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was Re:Ir-remote Now is: Op Amp discussion

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Kevin,
I don't understand you.
You didn't attach a sketch of whatever you are talking about.
In my last reply, I posted the data sheet for a 741 opamp. It doesn't have the diodes that you are talking about, and it uses transistor current sources instead of the collector resistors that you are talking about. Its input stage doesn't have a base resistor.
Did you see it? Would you like to discuss it?

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RI is your base resistor. The emitter resistance of the other transistor sees this base resistor. The impedance, looking at the emitter of a transistor, is resistance of the base divided by beta. RF is a collector resistor as seen by the output stage. You are right, there are no diodes. But there are PN junctions in parallel with the resistors that can be used to calculate the current.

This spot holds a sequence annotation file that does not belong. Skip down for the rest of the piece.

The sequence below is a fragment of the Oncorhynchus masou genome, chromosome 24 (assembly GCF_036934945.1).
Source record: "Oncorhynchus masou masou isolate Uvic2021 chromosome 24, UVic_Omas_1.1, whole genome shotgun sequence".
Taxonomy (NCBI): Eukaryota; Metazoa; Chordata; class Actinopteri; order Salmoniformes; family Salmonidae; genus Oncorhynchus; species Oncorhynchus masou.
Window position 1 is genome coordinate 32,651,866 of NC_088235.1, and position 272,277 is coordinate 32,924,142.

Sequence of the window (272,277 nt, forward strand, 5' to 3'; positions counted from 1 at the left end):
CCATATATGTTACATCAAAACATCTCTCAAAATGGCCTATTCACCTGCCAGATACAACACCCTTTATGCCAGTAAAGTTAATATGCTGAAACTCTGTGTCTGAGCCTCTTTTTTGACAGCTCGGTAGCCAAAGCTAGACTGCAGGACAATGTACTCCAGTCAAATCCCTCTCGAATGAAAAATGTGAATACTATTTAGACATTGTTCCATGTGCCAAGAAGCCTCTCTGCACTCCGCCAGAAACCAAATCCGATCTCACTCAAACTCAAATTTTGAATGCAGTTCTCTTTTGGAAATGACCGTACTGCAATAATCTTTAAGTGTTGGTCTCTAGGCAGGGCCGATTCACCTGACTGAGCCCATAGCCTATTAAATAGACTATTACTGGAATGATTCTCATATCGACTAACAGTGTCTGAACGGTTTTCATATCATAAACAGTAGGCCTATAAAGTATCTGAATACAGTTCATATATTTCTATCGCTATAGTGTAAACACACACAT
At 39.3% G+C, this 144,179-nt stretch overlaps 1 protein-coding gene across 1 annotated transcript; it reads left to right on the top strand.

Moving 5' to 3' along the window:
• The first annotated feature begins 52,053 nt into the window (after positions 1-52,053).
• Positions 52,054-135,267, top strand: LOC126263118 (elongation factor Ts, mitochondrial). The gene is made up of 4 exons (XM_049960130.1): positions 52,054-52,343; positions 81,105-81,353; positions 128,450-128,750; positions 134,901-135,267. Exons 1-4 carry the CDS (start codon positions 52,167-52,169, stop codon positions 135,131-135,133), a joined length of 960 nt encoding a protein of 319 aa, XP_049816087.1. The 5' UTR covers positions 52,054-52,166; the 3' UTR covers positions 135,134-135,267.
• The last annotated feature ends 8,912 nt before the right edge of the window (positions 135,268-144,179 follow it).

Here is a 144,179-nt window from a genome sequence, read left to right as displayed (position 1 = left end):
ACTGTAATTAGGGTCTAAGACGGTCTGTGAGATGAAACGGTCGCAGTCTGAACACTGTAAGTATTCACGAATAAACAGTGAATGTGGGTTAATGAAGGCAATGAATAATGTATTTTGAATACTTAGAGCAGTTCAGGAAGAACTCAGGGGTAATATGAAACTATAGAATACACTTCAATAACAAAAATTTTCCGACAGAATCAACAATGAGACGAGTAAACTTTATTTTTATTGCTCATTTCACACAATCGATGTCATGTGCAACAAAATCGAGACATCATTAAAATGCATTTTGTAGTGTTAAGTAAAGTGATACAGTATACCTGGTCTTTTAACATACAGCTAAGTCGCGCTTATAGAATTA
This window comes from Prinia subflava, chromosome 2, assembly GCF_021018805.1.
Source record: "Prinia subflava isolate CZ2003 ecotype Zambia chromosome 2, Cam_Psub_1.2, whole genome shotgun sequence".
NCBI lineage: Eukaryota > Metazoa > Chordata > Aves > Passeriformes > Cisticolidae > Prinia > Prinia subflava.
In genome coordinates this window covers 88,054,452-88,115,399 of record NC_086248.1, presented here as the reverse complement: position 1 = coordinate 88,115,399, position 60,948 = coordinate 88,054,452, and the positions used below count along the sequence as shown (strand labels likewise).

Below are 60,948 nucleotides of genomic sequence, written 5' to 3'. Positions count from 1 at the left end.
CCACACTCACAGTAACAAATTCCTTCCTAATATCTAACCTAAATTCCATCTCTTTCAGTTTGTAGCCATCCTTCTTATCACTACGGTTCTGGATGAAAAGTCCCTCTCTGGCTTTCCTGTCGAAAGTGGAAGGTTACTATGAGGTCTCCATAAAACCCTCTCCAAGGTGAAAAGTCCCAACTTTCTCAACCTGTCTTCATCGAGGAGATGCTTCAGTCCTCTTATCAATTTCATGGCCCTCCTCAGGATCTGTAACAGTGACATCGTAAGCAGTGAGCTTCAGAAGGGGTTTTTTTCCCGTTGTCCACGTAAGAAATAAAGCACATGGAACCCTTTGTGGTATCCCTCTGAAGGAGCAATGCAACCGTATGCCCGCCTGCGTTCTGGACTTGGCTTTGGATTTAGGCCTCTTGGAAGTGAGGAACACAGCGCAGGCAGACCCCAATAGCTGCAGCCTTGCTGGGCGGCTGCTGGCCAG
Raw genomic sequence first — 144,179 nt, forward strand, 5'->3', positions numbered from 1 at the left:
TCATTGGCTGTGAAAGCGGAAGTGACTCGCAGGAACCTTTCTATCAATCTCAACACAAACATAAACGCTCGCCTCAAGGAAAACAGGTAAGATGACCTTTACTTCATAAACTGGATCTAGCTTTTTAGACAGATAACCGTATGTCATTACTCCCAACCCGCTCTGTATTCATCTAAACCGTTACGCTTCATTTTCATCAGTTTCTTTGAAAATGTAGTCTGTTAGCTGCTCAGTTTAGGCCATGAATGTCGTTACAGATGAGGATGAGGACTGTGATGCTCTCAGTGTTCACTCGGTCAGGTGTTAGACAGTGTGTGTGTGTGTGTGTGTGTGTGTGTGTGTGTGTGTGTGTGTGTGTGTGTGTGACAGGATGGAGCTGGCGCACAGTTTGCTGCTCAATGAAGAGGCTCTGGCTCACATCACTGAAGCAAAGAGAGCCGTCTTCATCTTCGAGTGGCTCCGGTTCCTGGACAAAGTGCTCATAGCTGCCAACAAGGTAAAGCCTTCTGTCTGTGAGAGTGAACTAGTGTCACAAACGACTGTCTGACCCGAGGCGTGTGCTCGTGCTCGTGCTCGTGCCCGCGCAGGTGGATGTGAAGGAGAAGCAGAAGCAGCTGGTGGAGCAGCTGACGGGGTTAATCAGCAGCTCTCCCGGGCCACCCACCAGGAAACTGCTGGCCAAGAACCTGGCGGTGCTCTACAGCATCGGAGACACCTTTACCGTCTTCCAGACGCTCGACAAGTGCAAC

You may not believe me when I tell you there is a different version of that circuit you posted. It's missing 2 diodes and a connection point. Anyways, the currents subtract with the upper current being higher and the load gets the rest of the current.

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Kevin,
You keep thinking that an opamp is a transistor. They are not the same.
An opamp is a complete amplifier with a voltage gain of about 200,000, a low-impedance symmetrical push-pull output and a high-impedance differential input. It doesn't need a resistor at its output to a supply voltage, like a transistor needs for its collector current. An opamp with + and - supply voltages usually uses 0V as ground. Its load is also usually connected to ground since its output is symmetrical.
The voltage gain of a complete opamp circuit is determined by the ratio of its external negative feedback resistors. Since the voltage gain of an opamp without feedback is so high, its output will swing to a voltage level that is controlled by its input voltage and feedback resistors, so that the voltages at its inputs are practically the same.

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